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Comment Re:Economics of that stunt are dodgy (Score 4, Informative) 206

You are simplifying it to such an extent that you completely miss the point. The cost of the fuel is a small fraction of the cost of the launch - the cost of building the 1st stage dominates. When that stage is destroyed, it is an operational expense for that launch. When it is recovered, it is a capital expense with an additional smaller operational expense to refurbish and another expense to account for the reduced efficiency of the launch (some fuel held in reserve as you say).

Since converting the huge operating expense into a a huge capital expense that results in an asset that can continue delivering value minus some small additional operating expense, the net result is a more economic system.

Comment Re:what (Score 1) 294

without NAT as a first but relatively porous line of defense against random packets coming in from the open Internet, it's necessary to be much more deliberate about which types of packets to accept and which to reject.

What? If you want the same 'security' as NAT, can't you just set the firewall to reject all incoming connections?


Comment In Canada (Score 1) 568

Each province typically has laws establishing professional organizations as the gatekeepers, so for example in Alberta the Association of Professional Engineers and Geoscientists of Alberta is legislatively in charge of engineers. The law protects the use of the title "Engineer" such that a lot of tech companies actually violate the law by having employees whose title is something like "Systems Engineer" when they are not in fact members of the governing society. And before you ask, yes, they do have provisions for Software Engineers but in Alberta at least that is probably poorly developed.

I'm always amazed at how US tech companies get away with having non-engineers titled as engineers.

Comment Re:SUSE is for cows. (Score 1) 31

Technically you just need to take some cell samples, say by swabbing the cow's cheek, then sequence the DNA, interpret the sequence. You might have to wait for biology to catch up to decode all the source code you've collected.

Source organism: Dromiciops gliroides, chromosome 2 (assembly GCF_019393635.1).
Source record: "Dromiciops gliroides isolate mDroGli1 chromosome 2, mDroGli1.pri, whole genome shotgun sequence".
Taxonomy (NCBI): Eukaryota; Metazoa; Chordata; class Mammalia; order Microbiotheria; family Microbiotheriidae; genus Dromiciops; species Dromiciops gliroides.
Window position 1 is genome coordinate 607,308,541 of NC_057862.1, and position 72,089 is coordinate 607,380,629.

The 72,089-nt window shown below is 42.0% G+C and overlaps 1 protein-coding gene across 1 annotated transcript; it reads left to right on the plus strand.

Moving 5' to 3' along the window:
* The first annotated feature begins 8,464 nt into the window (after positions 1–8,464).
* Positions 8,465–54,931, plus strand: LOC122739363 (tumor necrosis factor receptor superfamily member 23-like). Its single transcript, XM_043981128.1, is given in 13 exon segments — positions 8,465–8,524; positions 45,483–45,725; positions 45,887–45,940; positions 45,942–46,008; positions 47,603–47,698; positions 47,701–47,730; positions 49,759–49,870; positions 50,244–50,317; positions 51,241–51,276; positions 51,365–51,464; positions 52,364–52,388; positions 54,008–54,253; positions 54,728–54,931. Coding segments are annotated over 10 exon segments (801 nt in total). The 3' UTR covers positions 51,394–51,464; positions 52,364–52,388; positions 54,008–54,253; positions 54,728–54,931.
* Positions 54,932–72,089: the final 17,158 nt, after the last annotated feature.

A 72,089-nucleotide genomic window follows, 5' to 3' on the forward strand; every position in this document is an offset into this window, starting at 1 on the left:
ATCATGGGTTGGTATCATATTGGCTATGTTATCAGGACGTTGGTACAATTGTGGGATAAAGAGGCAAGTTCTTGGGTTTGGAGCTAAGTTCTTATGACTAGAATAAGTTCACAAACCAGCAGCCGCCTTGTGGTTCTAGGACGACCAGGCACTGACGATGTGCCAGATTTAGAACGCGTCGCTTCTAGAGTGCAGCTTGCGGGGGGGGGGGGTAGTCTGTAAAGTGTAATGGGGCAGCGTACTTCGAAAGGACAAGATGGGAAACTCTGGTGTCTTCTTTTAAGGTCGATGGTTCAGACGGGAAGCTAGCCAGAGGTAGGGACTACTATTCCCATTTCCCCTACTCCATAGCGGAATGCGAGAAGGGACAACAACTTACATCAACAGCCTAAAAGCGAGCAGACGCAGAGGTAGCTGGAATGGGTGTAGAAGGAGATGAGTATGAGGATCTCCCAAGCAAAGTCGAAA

Comment Re:$480 million to fund managers (Score 1) 274

That is just crazy. These are not high-risk/return investments funds. Just load up on a diversified bluechip portfolio, and make sure you follow all the other sheep so that you can't be singled out for getting something wrong.

Will that strategy net you a 20% return on your investment? Because that's what Yale's fund managers achieved.

The bigger the fund the higher the percent returns, but that's not because they are better at "investing" (i.e. moving capital from losing companies in a competitive market to winning companies), it is because there are successively more exclusive financial instruments whose benefit to the market is successively more dubious but return higher and higher margins. In other words the system is gamed at multiple levels and the more money you have, the more exclusive gamed systems you get to play, and you pay the gatekeepers more and more, but hey "everyone" wins (where everyone means everyone at this level of exclusivity and higher).

Comment Re: Tell me about POWER and IBM. (Score 3, Informative) 85

I've been working with AIX since 1990. Prior to that a bit of SunOS. AIX is is different but generally well thought out. Most people who hate it simply aren't used to the differences. Lots of feature that we take for granted in today's Linux existed in AIX 25 years ago.

Tivoli Storage Manager is a dream. I remember setting up a high-availability TSM (well, ADSM at the time) server and having a client backup running during fail over testing. Client connection failed, continued retrying until the server was back up on the other node, then the backup continued where is left off. Transaction backup with rollback and resumption after server fail over! Try that with NetBackup or Networker or Avamar or CommVault.


Comment Re:Can we get a real Linux filesystem, please? (Score 1) 210

Btrfs, like ZFS and Netapp's WAFL, use a far more efficient copy-on-write strategy that avoids the write penalty.

WAFL doesn't do copy-on-write. Copy-on-write means a write to a block in a file requires the original block to be read, written elsewhere for the snapshot, then the new block written in the original location. That's exactly what WAFL doesn't do. WAFL writes all changed blocks for multiple files in big RAID stripes, updating pointers to current copies and leaving snapshot pointers pointing to old copies of the updated files. Very efficient for writes, but changes almost all reads, random or sequential (within a file) into random reads (within the filesystem) because file blocks get scattered according to write order, not location of the block within the file. That's why they want lots of spindles in an aggregate and they love RAM cache and flash cache.

But since you say that copy-on-write avoids the write penalty I think you know what is does but simply don't know that it isn't copy-on-write.

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